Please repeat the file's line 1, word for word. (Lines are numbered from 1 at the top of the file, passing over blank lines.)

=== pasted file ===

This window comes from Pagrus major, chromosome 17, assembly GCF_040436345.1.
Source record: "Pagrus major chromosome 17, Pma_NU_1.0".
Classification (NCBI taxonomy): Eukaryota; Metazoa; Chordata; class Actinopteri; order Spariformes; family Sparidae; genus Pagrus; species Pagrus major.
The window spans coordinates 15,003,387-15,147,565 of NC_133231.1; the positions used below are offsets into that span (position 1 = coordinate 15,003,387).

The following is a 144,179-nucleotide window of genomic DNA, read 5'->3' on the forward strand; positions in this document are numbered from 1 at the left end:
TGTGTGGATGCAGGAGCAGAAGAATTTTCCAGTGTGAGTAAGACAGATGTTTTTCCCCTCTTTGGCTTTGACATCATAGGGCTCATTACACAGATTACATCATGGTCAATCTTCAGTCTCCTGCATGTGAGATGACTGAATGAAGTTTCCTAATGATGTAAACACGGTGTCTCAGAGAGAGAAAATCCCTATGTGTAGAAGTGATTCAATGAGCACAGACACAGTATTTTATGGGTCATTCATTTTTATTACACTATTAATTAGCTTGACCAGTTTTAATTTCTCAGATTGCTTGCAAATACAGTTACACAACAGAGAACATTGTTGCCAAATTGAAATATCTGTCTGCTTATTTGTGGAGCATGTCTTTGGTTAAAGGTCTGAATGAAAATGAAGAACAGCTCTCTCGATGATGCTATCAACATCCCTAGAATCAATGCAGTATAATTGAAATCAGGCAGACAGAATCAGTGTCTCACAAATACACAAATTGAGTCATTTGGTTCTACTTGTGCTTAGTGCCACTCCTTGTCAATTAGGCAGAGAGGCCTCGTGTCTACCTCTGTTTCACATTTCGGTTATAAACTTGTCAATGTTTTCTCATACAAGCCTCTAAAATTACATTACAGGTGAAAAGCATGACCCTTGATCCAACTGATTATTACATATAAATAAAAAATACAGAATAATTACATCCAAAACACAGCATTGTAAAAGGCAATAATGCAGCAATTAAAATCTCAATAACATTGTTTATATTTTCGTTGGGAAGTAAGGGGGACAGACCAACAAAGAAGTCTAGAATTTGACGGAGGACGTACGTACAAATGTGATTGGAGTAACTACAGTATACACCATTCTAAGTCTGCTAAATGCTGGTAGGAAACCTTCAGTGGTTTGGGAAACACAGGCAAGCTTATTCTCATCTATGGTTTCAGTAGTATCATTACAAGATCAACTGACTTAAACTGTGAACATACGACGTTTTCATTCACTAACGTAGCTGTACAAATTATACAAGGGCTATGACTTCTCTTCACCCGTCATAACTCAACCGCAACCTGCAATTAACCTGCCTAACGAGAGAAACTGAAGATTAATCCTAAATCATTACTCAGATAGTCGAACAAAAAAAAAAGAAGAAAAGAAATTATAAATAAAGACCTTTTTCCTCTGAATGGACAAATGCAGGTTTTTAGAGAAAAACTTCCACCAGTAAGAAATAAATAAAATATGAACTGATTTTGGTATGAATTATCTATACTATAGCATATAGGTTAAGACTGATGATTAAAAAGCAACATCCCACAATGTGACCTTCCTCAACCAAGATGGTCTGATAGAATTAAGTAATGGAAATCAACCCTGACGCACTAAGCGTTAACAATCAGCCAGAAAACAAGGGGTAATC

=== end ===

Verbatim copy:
This window comes from Pagrus major, chromosome 17, assembly GCF_040436345.1.